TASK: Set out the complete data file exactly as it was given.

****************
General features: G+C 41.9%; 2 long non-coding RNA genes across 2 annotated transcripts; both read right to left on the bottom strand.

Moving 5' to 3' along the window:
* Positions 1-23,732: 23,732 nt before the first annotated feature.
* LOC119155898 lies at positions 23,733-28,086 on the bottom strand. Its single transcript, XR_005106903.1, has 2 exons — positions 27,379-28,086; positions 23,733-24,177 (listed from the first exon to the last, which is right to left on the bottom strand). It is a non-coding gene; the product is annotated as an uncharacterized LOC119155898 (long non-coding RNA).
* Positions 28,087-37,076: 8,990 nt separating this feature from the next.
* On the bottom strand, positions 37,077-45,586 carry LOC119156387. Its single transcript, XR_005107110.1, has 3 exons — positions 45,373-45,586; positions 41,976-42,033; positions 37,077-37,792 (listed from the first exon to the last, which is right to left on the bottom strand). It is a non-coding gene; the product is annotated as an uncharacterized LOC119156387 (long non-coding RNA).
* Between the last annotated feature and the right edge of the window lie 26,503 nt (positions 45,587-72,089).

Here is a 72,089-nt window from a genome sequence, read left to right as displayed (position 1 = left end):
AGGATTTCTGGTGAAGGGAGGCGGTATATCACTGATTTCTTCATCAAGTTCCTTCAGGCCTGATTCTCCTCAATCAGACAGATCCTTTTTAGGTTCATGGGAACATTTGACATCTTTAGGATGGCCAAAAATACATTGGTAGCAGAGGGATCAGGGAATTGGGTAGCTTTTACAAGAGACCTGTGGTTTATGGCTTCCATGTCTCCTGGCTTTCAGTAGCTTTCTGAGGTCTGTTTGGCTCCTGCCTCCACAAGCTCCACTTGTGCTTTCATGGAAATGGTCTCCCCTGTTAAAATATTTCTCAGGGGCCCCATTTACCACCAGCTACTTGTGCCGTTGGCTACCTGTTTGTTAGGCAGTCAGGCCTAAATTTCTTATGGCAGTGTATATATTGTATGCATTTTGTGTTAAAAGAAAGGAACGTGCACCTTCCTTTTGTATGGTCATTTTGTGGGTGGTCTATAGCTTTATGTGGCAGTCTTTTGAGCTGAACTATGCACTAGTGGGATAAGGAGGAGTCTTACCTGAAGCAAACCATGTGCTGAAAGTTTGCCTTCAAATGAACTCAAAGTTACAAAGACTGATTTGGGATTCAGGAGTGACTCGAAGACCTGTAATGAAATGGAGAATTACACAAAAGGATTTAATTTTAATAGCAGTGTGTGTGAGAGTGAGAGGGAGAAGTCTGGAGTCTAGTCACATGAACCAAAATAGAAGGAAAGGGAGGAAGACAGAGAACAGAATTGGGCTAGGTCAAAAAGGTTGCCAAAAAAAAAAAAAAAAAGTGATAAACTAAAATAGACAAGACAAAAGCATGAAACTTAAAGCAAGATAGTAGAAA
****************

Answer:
General features: G+C 41.9%; 2 long non-coding RNA genes across 2 annotated transcripts; both read right to left on the bottom strand.

Moving 5' to 3' along the window:
* Positions 1-23,732: 23,732 nt before the first annotated feature.
* LOC119155898 lies at positions 23,733-28,086 on the bottom strand. Its single transcript, XR_005106903.1, has 2 exons — positions 27,379-28,086; positions 23,733-24,177 (listed from the first exon to the last, which is right to left on the bottom strand). It is a non-coding gene; the product is annotated as an uncharacterized LOC119155898 (long non-coding RNA).
* Positions 28,087-37,076: 8,990 nt separating this feature from the next.
* On the bottom strand, positions 37,077-45,586 carry LOC119156387. Its single transcript, XR_005107110.1, has 3 exons — positions 45,373-45,586; positions 41,976-42,033; positions 37,077-37,792 (listed from the first exon to the last, which is right to left on the bottom strand). It is a non-coding gene; the product is annotated as an uncharacterized LOC119156387 (long non-coding RNA).
* Between the last annotated feature and the right edge of the window lie 26,503 nt (positions 45,587-72,089).

Here is a 72,089-nt window from a genome sequence, read left to right as displayed (position 1 = left end):
AGGATTTCTGGTGAAGGGAGGCGGTATATCACTGATTTCTTCATCAAGTTCCTTCAGGCCTGATTCTCCTCAATCAGACAGATCCTTTTTAGGTTCATGGGAACATTTGACATCTTTAGGATGGCCAAAAATACATTGGTAGCAGAGGGATCAGGGAATTGGGTAGCTTTTACAAGAGACCTGTGGTTTATGGCTTCCATGTCTCCTGGCTTTCAGTAGCTTTCTGAGGTCTGTTTGGCTCCTGCCTCCACAAGCTCCACTTGTGCTTTCATGGAAATGGTCTCCCCTGTTAAAATATTTCTCAGGGGCCCCATTTACCACCAGCTACTTGTGCCGTTGGCTACCTGTTTGTTAGGCAGTCAGGCCTAAATTTCTTATGGCAGTGTATATATTGTATGCATTTTGTGTTAAAAGAAAGGAACGTGCACCTTCCTTTTGTATGGTCATTTTGTGGGTGGTCTATAGCTTTATGTGGCAGTCTTTTGAGCTGAACTATGCACTAGTGGGATAAGGAGGAGTCTTACCTGAAGCAAACCATGTGCTGAAAGTTTGCCTTCAAATGAACTCAAAGTTACAAAGACTGATTTGGGATTCAGGAGTGACTCGAAGACCTGTAATGAAATGGAGAATTACACAAAAGGATTTAATTTTAATAGCAGTGTGTGTGAGAGTGAGAGGGAGAAGTCTGGAGTCTAGTCACATGAACCAAAATAGAAGGAAAGGGAGGAAGACAGAGAACAGAATTGGGCTAGGTCAAAAAGGTTGCCAAAAAAAAAAAAAAAAAGTGATAAACTAAAATAGACAAGACAAAAGCATGAAACTTAAAGCAAGATAGTAGAAA